Indonesian-born Bernadette Kusuma and Hartoni Ashali find business success supplying nutritious meals to Canadian school children
When a friend suggested buying a Lunch Lady franchise after
reading about it in a parenting magazine in 2003, Bernadette Kusuma
didn’t need much convincing. “With five children to take care of, a
home-based business seemed an ideal
choice,” she says.
The Lunch Lady franchises provide hot meals to local schools, an enterprise the Indonesian immigrant was happy to invest in, as it would leave her with enough time to care for her children.
However, Kusuma, who used to work in market research, soon discovered that, “although starting up my own business was a good decision and allowed me some amount of flexibility, running a Lunch Lady franchise was a lot of hard work.”
Not one to give up easily, Kusuma, who had been in Canada for just one year at the time, entered into a partnership for a franchise with the friend who suggested it.
“It was difficult initially because I didn’t drive and my partner had to do all the deliveries. So that meant, in addition to learning and co-managing a new business, I had to work on getting my driver’s licence as well.”
Today, her kitchen has 12 employees and averages around 700 meals daily. “From pancakes and salads, to hamburgers and spaghetti and meatballs, we make about 12 different types of hot and cold lunches,” she explains with great pride. “On Fridays, we prepare 900 lunches.”
Inspired by her success, her husband Hartoni Ashali gave up his job in a stock brokerage company and bought his own franchise in 2006.
The husband-and-wife team work together; since Kusuma had a large commercial kitchen already set up, Ashali simply purchases the lunches his franchise requires from her kitchen.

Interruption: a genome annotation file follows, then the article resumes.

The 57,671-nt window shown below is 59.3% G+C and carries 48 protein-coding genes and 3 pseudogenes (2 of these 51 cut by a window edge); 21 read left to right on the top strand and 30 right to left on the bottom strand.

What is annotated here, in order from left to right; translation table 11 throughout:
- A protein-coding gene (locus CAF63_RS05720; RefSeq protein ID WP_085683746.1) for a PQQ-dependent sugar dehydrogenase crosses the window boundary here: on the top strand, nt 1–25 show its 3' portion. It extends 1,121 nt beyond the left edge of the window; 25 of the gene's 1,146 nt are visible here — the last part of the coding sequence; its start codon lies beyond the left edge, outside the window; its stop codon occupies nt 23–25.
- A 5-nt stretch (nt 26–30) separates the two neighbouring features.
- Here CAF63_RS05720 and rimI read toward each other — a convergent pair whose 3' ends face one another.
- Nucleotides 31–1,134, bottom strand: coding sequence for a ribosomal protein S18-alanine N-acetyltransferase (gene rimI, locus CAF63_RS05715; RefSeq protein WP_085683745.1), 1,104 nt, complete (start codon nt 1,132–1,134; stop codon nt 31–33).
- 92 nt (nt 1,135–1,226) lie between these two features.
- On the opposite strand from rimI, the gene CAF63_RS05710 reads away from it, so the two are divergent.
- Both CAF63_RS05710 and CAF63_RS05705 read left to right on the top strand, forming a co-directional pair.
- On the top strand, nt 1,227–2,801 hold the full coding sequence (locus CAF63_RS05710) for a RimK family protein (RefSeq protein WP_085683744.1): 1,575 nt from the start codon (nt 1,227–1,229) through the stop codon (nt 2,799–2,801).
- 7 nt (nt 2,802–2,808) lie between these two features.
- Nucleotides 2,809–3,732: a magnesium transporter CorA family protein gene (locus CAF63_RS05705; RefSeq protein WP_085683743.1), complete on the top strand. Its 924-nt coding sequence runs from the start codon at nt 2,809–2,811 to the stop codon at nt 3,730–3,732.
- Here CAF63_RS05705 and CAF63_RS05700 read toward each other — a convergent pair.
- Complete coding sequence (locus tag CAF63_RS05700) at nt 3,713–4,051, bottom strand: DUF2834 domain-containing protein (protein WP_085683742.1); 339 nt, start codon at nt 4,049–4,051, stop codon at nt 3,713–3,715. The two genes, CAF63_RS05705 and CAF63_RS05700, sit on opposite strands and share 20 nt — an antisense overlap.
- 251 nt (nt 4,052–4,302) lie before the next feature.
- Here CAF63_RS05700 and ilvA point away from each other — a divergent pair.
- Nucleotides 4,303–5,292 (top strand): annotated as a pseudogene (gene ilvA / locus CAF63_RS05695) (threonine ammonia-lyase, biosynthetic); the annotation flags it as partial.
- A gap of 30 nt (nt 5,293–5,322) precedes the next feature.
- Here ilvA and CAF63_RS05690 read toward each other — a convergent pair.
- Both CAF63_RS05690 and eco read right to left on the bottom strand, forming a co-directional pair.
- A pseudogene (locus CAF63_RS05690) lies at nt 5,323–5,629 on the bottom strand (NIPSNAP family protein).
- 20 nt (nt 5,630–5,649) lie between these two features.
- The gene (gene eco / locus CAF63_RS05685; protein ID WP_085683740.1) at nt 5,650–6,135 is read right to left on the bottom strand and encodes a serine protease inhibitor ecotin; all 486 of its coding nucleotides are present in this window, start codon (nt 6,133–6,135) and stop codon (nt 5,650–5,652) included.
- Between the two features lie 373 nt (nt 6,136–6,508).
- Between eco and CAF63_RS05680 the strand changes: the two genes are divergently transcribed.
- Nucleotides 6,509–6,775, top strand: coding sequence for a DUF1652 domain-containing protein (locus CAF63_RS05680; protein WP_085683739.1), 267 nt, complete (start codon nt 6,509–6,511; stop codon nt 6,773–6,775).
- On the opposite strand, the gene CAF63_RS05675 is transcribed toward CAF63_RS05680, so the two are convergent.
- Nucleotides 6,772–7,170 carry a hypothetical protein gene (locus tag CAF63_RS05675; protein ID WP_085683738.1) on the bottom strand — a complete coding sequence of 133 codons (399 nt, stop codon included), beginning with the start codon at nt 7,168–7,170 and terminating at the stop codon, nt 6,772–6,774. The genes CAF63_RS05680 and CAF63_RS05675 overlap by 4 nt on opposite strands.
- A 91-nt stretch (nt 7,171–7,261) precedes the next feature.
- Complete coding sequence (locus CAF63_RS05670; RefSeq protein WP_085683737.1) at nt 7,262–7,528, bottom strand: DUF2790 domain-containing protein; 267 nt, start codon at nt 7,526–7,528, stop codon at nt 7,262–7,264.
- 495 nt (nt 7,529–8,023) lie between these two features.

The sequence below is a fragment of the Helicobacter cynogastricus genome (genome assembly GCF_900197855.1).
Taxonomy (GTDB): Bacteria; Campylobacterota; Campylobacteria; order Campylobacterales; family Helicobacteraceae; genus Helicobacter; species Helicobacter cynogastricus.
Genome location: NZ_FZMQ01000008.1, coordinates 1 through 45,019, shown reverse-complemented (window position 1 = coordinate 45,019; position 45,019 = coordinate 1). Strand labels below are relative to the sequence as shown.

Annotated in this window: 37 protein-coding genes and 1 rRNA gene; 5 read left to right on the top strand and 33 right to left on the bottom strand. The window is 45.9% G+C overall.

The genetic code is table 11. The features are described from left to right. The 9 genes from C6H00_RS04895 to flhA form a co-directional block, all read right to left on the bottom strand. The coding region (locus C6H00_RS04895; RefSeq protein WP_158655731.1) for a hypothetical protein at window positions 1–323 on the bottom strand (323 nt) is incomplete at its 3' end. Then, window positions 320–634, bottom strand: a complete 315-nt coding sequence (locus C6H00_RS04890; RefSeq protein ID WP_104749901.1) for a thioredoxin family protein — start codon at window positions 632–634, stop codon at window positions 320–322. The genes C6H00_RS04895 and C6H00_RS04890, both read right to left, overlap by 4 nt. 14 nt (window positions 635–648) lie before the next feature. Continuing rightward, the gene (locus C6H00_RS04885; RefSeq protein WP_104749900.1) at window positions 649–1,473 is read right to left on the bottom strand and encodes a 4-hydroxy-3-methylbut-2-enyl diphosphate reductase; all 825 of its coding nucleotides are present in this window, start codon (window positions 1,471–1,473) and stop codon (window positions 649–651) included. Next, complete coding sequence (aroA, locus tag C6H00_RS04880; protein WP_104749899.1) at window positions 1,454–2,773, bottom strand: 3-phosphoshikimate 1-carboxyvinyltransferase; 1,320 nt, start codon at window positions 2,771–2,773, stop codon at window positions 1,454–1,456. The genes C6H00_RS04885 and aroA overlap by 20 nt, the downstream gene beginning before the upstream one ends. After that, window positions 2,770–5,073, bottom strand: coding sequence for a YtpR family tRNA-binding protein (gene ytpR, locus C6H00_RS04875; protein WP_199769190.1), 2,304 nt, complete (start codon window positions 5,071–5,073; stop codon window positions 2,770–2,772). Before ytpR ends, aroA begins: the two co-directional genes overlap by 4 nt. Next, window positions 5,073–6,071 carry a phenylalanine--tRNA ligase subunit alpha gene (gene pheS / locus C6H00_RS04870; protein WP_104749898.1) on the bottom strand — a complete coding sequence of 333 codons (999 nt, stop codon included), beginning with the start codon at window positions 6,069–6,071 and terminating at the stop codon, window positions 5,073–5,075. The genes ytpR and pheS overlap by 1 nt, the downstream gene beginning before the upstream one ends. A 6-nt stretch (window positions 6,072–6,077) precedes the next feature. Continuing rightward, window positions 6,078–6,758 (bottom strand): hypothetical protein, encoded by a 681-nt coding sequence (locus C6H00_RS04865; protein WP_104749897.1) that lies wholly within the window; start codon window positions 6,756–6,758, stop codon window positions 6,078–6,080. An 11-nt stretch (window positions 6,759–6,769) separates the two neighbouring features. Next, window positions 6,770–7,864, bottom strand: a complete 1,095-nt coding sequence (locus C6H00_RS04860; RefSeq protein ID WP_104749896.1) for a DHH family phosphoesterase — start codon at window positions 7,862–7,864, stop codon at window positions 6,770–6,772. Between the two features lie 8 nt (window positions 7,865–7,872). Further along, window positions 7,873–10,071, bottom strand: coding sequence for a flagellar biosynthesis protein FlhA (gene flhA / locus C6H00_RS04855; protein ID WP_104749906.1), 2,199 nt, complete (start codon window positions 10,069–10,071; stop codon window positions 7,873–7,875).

Describing it as an “easy business model that anyone can follow,” Ashali focuses on the administration while Kusuma takes care of the rest.
“We now also want to go a step further in building a stronger relationship with the schools that we serve in Mississauga, Oakville and Burlington. This means helping school management with fundraising and other activities. ”
The couple’s hard work has paid off. The Platinum Spoon Award for top annual sales within the Lunch Lady group, and the Children’s Choice Award (Bronze) for high participation numbers among their schools’ students are the latest in their collection of trophies.
They also received the Gold Spoon Award for the previous two years in a row.
What’s the recipe to their success? “My attention to detail,” says Kusuma. “Perseverance is also very important,” adds Ashali. “You must keep at it in order to do well.”
“As new immigrants, we are very conscious of our status and that makes us introverts and holds us back,” says Kusuma.
“I wouldn’t make an attempt to talk to anyone unless they approached me,” agrees Ashali. “Then I realized that my hesitation was preventing people from talking to me as well.”
Their advice to new immigrants is to “get out more. Volunteer at your local library, community centre or school or wherever you get a chance. It will help you get to know people as well as the Canadian way of life and build your self-confidence,” says Ashali.
What is the couple’s next goal? “Supplying 1,000 meals a day!”